Google faces possible EU fine

Google has 10 weeks to respond to the EU commission in a case that could see it fined up to 10 percent of its recent annual turnover.

Feature

EU to analyse role of Facebook and Google

The EU will start an assessment into the role of online platforms. But the increased influence of internet companies has already been discussed by 'internet critics' for several years.

Opinion

Fixing Europe’s digital skills gap

While 90 percent of jobs requires IT knowledge, almost half of the EU population is not properly digitally skilled. That's why training is key for the future, says Google Europe chief.

EU files new antitrust case against Google

Competition commissioner, Margrethe Vestager, has added concerns over Google's advertising service to the pile of EU antitrust charges against the company.

EU charges Google over Android

The European Commission accuses Google of violating competition rules with its Android operating system for smartphones.

News in Brief

  1. Kaczyński attacks feminism in apocalyptic terms
  2. US official berates new EU farm policy
  3. Corona death-toll in Europe up 40 percent
  4. Turkey's France boycott goes against EU trade deals
  5. Study identifies four problems in political social media
  6. Court: Belgium violated human rights with Sudan deportations
  7. Frontex launches inquiry into alleged pushbacks
  8. Italy: Police uses teargas against anti-lockdown protests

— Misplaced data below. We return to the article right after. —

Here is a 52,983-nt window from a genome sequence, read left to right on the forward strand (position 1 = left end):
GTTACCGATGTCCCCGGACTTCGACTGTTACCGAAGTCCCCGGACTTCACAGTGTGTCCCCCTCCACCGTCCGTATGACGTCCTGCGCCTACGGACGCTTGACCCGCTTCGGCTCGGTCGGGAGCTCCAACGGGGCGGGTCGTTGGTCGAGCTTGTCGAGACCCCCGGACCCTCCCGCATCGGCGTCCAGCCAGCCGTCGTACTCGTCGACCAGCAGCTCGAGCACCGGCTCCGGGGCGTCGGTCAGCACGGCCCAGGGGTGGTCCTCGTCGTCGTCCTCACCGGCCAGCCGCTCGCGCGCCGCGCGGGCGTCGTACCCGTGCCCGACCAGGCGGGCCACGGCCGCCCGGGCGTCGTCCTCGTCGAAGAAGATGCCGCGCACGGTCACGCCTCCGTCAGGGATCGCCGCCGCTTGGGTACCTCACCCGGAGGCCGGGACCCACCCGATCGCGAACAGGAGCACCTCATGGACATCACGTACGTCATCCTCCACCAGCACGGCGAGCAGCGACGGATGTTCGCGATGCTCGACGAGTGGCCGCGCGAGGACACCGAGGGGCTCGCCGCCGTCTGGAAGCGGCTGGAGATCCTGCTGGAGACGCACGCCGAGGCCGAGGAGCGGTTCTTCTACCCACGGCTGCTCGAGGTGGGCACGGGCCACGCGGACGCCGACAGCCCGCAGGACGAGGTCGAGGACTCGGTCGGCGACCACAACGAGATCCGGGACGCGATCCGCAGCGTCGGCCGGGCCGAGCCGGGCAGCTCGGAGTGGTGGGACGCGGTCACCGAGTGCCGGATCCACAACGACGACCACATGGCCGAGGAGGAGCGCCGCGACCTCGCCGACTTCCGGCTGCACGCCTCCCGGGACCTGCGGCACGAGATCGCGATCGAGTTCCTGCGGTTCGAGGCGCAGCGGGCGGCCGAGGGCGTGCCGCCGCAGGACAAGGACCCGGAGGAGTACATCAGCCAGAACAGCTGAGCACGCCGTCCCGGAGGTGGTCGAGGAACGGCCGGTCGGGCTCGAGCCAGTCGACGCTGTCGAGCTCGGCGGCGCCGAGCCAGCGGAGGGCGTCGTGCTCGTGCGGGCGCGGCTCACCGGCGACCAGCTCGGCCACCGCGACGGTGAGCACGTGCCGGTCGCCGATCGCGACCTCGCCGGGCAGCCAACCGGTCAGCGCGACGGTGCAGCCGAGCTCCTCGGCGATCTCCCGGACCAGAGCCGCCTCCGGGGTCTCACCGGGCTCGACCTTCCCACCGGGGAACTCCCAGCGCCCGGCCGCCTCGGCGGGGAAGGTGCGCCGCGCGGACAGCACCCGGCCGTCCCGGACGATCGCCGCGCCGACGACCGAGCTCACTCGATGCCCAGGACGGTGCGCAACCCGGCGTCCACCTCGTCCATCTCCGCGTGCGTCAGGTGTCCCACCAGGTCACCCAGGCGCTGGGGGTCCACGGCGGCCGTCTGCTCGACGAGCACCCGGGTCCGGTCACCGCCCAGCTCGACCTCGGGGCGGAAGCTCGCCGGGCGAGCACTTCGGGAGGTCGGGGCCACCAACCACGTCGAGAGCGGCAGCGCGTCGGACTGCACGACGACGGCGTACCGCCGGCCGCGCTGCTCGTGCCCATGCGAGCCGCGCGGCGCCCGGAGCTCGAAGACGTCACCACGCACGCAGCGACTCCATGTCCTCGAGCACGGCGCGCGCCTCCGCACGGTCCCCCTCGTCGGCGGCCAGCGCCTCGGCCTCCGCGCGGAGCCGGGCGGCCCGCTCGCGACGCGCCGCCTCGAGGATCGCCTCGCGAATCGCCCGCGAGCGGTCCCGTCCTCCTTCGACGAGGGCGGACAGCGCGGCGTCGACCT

Are EU data watchdogs staffed for GDPR?

The success of the new general data protection regulation (GDPR) will depend on whether data protection authorities enforce the new rules - which, in turn, will be at least partly determined by how many people they employ.

Eight countries to miss EU data protection deadline

The EU starts enforcing its general data protection regulation on 25 May - but Belgium, Bulgaria, Cyprus, Czech Republic, Greece, Hungary, Lithuania and Slovenia won't be ready. The delay will cause legal uncertainty.

Stakeholders' Highlights

  1. UNESDAMaking healthier diets the easy choice
  2. Nordic Council of MinistersUN Secretary General to meet with Nordic Council on COVID-19
  3. UNESDAWell-designed Deposit Return Schemes can help reach Single-Use Plastics Directive targets
  4. Nordic Council of MinistersNordic Council meets Belarusian opposition leader Svetlana Tichanovskaja
  5. Nordic Council of MinistersNordic Region to invest DKK 250 million in green digitalised business sector
  6. UNESDAReducing packaging waste – a huge opportunity for circularity

Latest News

  1. Belarus: Where's the EU when you need it?
  2. MEPs hear clash over occupied Hungarian drama school
  3. EU Commission sticks to €20bn AI target, despite Covid
  4. Confusion over Frontex's Greek pushback investigation
  5. MEPs push for limited 'right-to-repair' on consumer devices
  6. What American decline means for Europe
  7. Post-Covid is a different world - EU needs to secure a role
  8. Post-Brexit UK vs EU on Ukraine's future

Join EUobserver

Support quality EU news

Join us